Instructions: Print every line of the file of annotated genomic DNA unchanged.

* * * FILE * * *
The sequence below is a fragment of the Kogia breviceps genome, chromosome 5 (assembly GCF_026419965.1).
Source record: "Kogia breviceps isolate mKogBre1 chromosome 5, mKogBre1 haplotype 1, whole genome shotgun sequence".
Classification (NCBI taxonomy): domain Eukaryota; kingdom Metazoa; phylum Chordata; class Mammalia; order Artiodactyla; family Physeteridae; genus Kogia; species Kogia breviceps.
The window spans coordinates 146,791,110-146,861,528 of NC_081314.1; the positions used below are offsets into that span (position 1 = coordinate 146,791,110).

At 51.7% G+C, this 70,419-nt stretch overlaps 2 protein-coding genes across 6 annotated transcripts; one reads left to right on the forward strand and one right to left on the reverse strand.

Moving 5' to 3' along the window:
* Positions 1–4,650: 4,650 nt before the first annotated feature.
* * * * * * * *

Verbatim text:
The sequence below is a fragment of the Kogia breviceps genome, chromosome 5 (assembly GCF_026419965.1).
Source record: "Kogia breviceps isolate mKogBre1 chromosome 5, mKogBre1 haplotype 1, whole genome shotgun sequence".
Classification (NCBI taxonomy): domain Eukaryota; kingdom Metazoa; phylum Chordata; class Mammalia; order Artiodactyla; family Physeteridae; genus Kogia; species Kogia breviceps.
The window spans coordinates 146,791,110-146,861,528 of NC_081314.1; the positions used below are offsets into that span (position 1 = coordinate 146,791,110).

At 51.7% G+C, this 70,419-nt stretch overlaps 2 protein-coding genes across 6 annotated transcripts; one reads left to right on the forward strand and one right to left on the reverse strand.

Moving 5' to 3' along the window:
* Positions 1–4,650: 4,650 nt before the first annotated feature.